Guidepost #6: how do you know if that small business marketing idea will work?

 

We've all had it happen: a salesperson walks in your door (or your inbox) and tells you all about this great small business marketing thing that will attract more customers. You want more customers, you think to yourself. Should you try it? Will it work?

 

Well, there are two ways to find out. One way is to go ahead and purchase their thing or ad space or what-have-you, and see what happens.

 

Now, let me be clear; I do NOT recommend this method. Not only is it a good way to waste money on speculation, but it actually isn't a very good test, unless it comes with great built-in analytics.

 

The other way is to do some basic marketing vetting.

 

First, does this marketing thing reach your ideal customer at all? (remember your ideal customer?) If the marketing thing is a smartphone app and your best customers are over 70, run away (OK, Theron tells me this is a bad example, since there's a lot of 70+ers who are super smartphone savvy... but you get my drift).

 

Second, does it allow you to tell your story in a compelling way? Your logo on a pen doesn't give much idea about what sets you apart from the competition. A little social video gives you a great platform.

 

Third, follow a very basic marketing formula. Look at how many of your ideal customers are likely to see your marketing thing for the money you spend on it. Us marketers call that your cost per impression, or CPI*, but really it's just about being as efficient as possible with your marketing spend.

 

One thing to remember when you look at how much it costs for each ideal customer to see your marketing thing is the simple fact that you need many, many ideal customers to see that marketing thing before even one walks in your door/visits your website... and how many people walking in your door does it take before you make a sale?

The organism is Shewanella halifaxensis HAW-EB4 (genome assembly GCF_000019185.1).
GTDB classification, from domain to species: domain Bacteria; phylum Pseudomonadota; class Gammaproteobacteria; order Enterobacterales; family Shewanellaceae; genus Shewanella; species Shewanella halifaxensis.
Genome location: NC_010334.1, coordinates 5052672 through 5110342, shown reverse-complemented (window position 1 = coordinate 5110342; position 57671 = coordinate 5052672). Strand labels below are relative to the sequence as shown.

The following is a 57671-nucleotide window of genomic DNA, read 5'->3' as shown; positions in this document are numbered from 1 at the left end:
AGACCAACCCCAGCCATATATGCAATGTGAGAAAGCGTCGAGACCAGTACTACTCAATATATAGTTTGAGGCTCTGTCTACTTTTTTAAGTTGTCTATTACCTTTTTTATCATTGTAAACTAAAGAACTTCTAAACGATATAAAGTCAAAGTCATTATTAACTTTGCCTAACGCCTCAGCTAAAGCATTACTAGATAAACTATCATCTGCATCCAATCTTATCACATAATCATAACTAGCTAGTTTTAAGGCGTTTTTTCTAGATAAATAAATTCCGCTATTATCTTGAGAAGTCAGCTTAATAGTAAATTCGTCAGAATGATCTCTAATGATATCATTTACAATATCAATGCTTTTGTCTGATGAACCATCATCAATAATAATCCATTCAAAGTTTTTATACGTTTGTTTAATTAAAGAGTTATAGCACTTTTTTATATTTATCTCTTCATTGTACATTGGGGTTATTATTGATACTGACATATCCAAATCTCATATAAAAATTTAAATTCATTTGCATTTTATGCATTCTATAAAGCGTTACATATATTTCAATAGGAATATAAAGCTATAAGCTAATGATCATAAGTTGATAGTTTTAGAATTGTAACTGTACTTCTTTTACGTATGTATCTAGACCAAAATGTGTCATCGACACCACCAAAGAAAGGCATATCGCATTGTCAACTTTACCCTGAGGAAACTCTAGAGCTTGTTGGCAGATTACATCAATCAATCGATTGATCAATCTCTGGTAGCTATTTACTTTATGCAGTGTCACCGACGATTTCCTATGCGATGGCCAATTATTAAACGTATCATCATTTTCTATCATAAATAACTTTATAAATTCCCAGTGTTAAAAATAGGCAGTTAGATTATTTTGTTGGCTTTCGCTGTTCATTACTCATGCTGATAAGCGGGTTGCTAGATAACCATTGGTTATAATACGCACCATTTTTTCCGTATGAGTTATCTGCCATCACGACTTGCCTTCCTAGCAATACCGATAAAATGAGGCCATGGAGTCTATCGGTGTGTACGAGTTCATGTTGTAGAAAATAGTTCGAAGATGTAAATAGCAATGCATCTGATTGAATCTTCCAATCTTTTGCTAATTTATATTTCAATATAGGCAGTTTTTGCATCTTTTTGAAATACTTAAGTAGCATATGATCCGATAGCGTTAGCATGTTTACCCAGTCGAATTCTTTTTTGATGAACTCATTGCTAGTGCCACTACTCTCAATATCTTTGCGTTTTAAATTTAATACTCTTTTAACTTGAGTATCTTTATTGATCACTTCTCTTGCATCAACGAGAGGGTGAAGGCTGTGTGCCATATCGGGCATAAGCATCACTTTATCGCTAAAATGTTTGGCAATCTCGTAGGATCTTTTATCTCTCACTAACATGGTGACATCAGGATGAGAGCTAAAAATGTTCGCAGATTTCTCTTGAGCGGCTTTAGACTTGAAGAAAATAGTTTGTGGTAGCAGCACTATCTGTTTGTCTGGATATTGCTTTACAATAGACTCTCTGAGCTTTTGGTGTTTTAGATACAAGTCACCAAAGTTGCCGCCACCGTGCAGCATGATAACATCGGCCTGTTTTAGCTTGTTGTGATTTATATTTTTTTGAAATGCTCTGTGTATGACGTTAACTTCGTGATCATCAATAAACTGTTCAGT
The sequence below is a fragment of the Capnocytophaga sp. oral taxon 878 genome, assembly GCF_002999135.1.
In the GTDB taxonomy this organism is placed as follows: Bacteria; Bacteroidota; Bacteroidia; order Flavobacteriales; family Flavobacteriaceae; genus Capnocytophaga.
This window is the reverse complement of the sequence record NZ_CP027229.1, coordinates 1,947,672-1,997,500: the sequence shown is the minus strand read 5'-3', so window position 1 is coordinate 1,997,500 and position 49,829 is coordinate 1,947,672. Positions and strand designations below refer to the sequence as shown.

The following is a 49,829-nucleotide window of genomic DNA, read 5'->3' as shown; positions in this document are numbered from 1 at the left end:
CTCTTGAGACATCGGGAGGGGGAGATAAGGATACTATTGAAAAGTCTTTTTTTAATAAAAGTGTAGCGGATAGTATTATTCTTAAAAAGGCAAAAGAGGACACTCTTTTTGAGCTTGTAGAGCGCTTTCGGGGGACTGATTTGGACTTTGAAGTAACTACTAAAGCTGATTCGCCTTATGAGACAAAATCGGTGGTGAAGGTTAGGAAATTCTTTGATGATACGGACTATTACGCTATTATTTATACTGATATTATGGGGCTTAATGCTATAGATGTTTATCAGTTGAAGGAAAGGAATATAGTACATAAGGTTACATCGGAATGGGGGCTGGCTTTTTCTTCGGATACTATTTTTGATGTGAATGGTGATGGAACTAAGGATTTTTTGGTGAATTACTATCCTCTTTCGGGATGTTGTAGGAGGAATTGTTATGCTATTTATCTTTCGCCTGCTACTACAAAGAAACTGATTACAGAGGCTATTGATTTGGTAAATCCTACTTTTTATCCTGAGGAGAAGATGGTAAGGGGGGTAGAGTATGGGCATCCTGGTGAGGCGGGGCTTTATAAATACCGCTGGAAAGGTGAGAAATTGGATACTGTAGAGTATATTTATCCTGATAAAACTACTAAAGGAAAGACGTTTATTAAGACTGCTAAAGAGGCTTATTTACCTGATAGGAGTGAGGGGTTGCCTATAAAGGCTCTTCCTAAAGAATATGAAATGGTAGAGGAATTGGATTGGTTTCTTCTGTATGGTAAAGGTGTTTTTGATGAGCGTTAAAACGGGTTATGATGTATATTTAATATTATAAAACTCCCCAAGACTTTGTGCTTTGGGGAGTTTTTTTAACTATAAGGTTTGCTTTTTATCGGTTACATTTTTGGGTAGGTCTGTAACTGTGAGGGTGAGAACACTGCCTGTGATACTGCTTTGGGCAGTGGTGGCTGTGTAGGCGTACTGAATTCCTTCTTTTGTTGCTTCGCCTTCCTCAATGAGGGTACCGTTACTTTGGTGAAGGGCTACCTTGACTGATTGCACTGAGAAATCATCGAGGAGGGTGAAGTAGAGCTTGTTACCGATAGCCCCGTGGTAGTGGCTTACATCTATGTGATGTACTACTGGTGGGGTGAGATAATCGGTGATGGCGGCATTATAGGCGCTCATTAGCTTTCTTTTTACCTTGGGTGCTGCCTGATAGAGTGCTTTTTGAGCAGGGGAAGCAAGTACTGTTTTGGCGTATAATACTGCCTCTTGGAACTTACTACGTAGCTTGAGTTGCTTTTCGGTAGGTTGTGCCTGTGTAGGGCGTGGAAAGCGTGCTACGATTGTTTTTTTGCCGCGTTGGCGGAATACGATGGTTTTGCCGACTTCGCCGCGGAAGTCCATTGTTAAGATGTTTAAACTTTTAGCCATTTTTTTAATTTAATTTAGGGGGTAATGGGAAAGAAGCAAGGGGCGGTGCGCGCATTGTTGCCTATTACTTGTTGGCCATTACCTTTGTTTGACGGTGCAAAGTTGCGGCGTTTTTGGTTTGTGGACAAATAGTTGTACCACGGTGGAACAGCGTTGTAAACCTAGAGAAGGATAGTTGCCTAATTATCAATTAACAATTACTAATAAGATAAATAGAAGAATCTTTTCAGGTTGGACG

Yeah. Marketing is about scale. You need a lot of people to see your marketing thing before you see results. And you want to make darn sure the cost of getting that result isn't more than the result you get; in other words, as a rule of thumb your cost to acquire a customer shouldn't be more than you get from an average sale.

 

That said, there are some cases where it may make sense to spend more to acquire a customer than you get the first time they purchase from you. If, for instance, you're a chiropractor or hairdresser, and you know that the vast majority of people who walk in the door will become regular customers with a nice long revenue stream. Or, say you're a house painter, and you know each customer tends to refer multiple new jobs. Or you're just getting started, and need to get the word out about your business.

 

If all this sounds complicated, let me simplify by listing a few things that often don't pay off:

  • logo merchandise: most of this usually ends up going to employees or current customers. There's good reasons to give stuff to both those groups, but don't expect it to get you new customers

  • b2b trade conferences: booths at trade conferences often are very expensive, and pull in very few leads. The one exception is if you can get a speaker's role at the conference. That's a game changer

  • print advertising: I hate to say it, but a lot of print advertising has seen its day. Unless your ideal customer is of a generation that tends to read the paper/magazine/pennysaver more than surf the web, be very careful about your print purchases, especially on a small budget

  • one-off sponsorships: thinking about being a silver sponsor for some charity auction? Absolutely follow your heart if you want to give a donation, but don't expect a single sponsorship to pull in new customers. The only way sponsorship campaigns really pay off is if you have the budget to do A LOT.

Happy small business marketing,

Katie & Theron

 

 

*you may also see CPM (cost per mille, meaning thousand), and CPC (cost per click). CPM tends to be an older marketing metric from the good ol print and TV days. If someone is giving you the cost in CPM, just divide by 1000 to get your cost per impression. Cost per click, on the other hand, is very common today. This means you pay when someone clicks on your digital ad. CPC numbers will be smaller than your cost for impression, and will have much better conversion rates.

 

 

 

 

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